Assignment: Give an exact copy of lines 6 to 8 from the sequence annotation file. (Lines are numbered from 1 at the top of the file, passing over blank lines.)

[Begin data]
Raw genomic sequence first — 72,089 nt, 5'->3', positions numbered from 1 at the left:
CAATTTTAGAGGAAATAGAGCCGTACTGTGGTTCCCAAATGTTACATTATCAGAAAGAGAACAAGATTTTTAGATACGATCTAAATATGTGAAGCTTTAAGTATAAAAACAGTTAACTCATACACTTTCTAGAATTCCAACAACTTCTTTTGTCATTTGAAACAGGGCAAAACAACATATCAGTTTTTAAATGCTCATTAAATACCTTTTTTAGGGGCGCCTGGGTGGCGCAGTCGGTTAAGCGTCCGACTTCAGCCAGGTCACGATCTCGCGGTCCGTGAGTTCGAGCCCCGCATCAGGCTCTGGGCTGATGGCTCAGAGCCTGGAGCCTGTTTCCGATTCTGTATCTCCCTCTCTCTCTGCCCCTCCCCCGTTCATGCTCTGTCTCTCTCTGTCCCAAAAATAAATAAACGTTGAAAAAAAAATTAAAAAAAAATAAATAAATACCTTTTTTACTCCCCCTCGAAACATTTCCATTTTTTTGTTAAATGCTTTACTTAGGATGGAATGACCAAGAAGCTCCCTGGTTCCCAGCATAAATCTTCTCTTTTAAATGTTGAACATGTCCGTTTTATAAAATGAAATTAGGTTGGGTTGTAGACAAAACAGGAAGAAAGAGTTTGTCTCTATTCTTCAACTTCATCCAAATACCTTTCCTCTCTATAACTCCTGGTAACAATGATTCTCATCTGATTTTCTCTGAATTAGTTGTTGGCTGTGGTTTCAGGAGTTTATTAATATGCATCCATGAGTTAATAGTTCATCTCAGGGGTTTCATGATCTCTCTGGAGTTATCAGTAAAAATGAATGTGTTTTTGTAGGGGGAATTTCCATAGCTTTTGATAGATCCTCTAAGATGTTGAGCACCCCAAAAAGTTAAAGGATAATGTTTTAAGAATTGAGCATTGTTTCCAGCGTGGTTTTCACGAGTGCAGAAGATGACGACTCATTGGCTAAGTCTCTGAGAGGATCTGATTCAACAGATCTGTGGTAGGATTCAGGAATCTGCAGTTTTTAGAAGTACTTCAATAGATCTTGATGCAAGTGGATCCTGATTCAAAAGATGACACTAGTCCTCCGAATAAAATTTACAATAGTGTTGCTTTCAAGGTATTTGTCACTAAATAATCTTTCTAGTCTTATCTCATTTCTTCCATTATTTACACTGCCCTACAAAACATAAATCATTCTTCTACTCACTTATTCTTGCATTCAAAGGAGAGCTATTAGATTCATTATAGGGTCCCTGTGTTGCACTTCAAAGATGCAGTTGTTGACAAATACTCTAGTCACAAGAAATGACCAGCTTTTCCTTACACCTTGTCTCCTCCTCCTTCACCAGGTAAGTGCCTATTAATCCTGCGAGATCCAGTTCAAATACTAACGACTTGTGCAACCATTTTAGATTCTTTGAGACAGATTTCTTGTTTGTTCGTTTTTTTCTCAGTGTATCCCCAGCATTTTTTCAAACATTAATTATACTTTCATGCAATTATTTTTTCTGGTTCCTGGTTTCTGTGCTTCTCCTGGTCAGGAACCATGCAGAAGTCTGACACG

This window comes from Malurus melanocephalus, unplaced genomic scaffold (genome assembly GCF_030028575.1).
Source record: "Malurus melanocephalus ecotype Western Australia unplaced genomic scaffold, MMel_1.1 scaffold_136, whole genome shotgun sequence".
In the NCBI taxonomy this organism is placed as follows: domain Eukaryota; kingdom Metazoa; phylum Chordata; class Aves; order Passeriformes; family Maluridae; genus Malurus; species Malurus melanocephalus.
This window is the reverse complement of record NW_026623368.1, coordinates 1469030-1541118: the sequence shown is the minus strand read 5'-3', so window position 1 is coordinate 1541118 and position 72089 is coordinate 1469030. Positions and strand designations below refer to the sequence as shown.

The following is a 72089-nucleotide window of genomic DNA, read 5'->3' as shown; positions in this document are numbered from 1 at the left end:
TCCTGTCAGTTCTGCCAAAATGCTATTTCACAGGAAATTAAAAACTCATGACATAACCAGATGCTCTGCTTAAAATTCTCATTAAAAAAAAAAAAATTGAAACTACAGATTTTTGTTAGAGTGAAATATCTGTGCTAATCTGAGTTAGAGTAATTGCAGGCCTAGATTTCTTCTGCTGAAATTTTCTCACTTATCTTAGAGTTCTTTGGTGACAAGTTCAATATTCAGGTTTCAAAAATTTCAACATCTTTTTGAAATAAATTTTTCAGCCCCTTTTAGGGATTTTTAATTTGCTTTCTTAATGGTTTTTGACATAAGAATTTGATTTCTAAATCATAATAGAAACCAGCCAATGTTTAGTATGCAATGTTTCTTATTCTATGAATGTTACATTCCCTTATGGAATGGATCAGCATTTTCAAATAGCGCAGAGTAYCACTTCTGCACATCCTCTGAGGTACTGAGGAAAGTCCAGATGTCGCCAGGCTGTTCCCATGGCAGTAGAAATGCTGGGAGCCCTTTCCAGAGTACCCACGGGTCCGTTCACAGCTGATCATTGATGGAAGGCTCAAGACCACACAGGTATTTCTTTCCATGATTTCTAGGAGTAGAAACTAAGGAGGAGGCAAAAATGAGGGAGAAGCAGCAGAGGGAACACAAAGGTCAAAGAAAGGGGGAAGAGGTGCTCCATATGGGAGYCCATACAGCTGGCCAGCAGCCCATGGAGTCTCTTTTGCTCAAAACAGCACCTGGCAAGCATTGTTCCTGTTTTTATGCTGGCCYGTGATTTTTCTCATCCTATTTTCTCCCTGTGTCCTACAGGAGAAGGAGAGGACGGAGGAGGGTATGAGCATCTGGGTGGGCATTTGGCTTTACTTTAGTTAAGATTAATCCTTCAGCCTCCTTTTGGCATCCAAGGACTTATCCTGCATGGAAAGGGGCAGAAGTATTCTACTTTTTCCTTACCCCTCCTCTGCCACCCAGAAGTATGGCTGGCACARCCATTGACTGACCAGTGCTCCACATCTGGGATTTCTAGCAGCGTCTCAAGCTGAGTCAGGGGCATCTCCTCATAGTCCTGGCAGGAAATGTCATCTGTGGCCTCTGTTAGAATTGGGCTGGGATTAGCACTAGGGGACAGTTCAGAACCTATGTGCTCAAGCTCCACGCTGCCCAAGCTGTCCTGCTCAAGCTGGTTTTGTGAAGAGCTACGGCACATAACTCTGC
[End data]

This window is the reverse complement of record NW_026623368.1, coordinates 1469030-1541118: the sequence shown is the minus strand read 5'-3', so window position 1 is coordinate 1541118 and position 72089 is coordinate 1469030. Positions and strand designations below refer to the sequence as shown.

The following is a 72089-nucleotide window of genomic DNA, read 5'->3' as shown; positions in this document are numbered from 1 at the left end:
TCCTGTCAGTTCTGCCAAAATGCTATTTCACAGGAAATTAAAAACTCATGACATAACCAGATGCTCTGCTTAAAATTCTCATTAAAAAAAAAAAAATTGAAACTACAGATTTTTGTTAGAGTGAAATATCTGTGCTAATCTGAGTTAGAGTAATTGCAGGCCTAGATTTCTTCTGCTGAAATTTTCTCACTTATCTTAGAGTTCTTTGGTGACAAGTTCAATATTCAGGTTTCAAAAATTTCAACATCTTTTTGAAATAAATTTTTCAGCCCCTTTTAGGGATTTTTAATTTGCTTTCTTAATGGTTTTTGACATAAGAATTTGATTTCTAAATCATAATAGAAACCAGCCAATGTTTAGTATGCAATGTTTCTTATTCTATGAATGTTACATTCCCTTATGGAATGGATCAGCATTTTCAAATAGCGCAGAGTAYCACTTCTGCACATCCTCTGAGGTACTGAGGAAAGTCCAGATGTCGCCAGGCTGTTCCCATGGCAGTAGAAATGCTGGGAGCCCTTTCCAGAGTACCCACGGGTCCGTTCACAGCTGATCATTGATGGAAGGCTCAAGACCACACAGGTATTTCTTTCCATGATTTCTAGGAGTAGAAACTAAGGAGGAGGCAAAAATGAGGGAGAAGCAGCAGAGGGAACACAAAGGTCAAAGAAAGGGGGAAGAGGTGCTCCATATGGGAGYCCATACAGCTGGCCAGCAGCCCATGGAGTCTCTTTTGCTCAAAACAGCACCTGGCAAGCATTGTTCCTGTTTTTATGCTGGCCYGTGATTTTTCTCATCCTATTTTCTCCCTGTGTCCTACAGGAGAAGGAGAGGACGGAGGAGGGTATGAGCATCTGGGTGGGCATTTGGCTTTACTTTAGTTAAGATTAATCCTTCAGCCTCCTTTTGGCATCCAAGGACTTATCCTGCATGGAAAGGGGCAGAAGTATTCTACTTTTTCCTTACCCCTCCTCTGCCACCCAGAAGTATGGCTGGCACARCCATTGACTGACCAGTGCTCCACATCTGGGATTTCTAGCAGCGTCTCAAGCTGAGTCAGGGGCATCTCCTCATAGTCCTGGCAGGAAATGTCATCTGTGGCCTCTGTTAGAATTGGGCTGGGATTAGCACTAGGGGACAGTTCAGAACCTATGTGCTCAAGCTCCACGCTGCCCAAGCTGTCCTGCTCAAGCTGGTTTTGTGAAGAGCTACGGCACATAACTCTGC